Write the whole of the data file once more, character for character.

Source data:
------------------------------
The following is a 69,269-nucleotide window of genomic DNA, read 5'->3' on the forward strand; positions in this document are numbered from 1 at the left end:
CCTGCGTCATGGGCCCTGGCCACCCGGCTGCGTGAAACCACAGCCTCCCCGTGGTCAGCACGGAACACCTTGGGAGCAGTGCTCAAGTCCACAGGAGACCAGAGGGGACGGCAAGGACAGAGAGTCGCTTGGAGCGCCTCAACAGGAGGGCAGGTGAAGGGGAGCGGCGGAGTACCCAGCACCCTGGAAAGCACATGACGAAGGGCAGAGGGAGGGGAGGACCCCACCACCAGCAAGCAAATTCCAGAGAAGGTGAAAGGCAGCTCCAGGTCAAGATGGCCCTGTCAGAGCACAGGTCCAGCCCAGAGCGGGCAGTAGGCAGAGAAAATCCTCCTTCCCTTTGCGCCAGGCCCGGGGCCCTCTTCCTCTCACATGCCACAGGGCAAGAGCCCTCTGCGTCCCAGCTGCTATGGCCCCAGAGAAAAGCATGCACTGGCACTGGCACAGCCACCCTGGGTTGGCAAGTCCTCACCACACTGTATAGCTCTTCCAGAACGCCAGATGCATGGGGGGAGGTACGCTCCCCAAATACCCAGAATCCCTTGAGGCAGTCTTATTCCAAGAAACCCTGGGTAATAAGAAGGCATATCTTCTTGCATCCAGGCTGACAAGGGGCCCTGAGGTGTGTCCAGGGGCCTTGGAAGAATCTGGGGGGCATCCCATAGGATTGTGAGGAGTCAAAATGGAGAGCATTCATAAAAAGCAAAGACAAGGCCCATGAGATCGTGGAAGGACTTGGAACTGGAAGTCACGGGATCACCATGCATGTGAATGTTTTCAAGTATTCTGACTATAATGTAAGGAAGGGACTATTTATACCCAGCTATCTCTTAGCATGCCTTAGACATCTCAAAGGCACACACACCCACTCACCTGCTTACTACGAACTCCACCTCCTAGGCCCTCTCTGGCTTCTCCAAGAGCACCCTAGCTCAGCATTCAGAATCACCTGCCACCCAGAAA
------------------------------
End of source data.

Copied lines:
The following is a 69,269-nucleotide window of genomic DNA, read 5'->3' on the forward strand; positions in this document are numbered from 1 at the left end:
CCTGCGTCATGGGCCCTGGCCACCCGGCTGCGTGAAACCACAGCCTCCCCGTGGTCAGCACGGAACACCTTGGGAGCAGTGCTCAAGTCCACAGGAGACCAGAGGGGACGGCAAGGACAGAGAGTCGCTTGGAGCGCCTCAACAGGAGGGCAGGTGAAGGGGAGCGGCGGAGTACCCAGCACCCTGGAAAGCACATGACGAAGGGCAGAGGGAGGGGAGGACCCCACCACCAGCAAGCAAATTCCAGAGAAGGTGAAAGGCAGCTCCAGGTCAAGATGGCCCTGTCAGAGCACAGGTCCAGCCCAGAGCGGGCAGTAGGCAGAGAAAATCCTCCTTCCCTTTGCGCCAGGCCCGGGGCCCTCTTCCTCTCACATGCCACAGGGCAAGAGCCCTCTGCGTCCCAGCTGCTATGGCCCCAGAGAAAAGCATGCACTGGCACTGGCACAGCCACCCTGGGTTGGCAAGTCCTCACCACACTGTATAGCTCTTCCAGAACGCCAGATGCATGGGGGGAGGTACGCTCCCCAAATACCCAGAATCCCTTGAGGCAGTCTTATTCCAAGAAACCCTGGGTAATAAGAAGGCATATCTTCTTGCATCCAGGCTGACAAGGGGCCCTGAGGTGTGTCCAGGGGCCTTGGAAGAATCTGGGGGGCATCCCATAGGATTGTGAGGAGTCAAAATGGAGAGCATTCATAAAAAGCAAAGACAAGGCCCATGAGATCGTGGAAGGACTTGGAACTGGAAGTCACGGGATCACCATGCATGTGAATGTTTTCAAGTATTCTGACTATAATGTAAGGAAGGGACTATTTATACCCAGCTATCTCTTAGCATGCCTTAGACATCTCAAAGGCACACACACCCACTCACCTGCTTACTACGAACTCCACCTCCTAGGCCCTCTCTGGCTTCTCCAAGAGCACCCTAGCTCAGCATTCAGAATCACCTGCCACCCAGAAA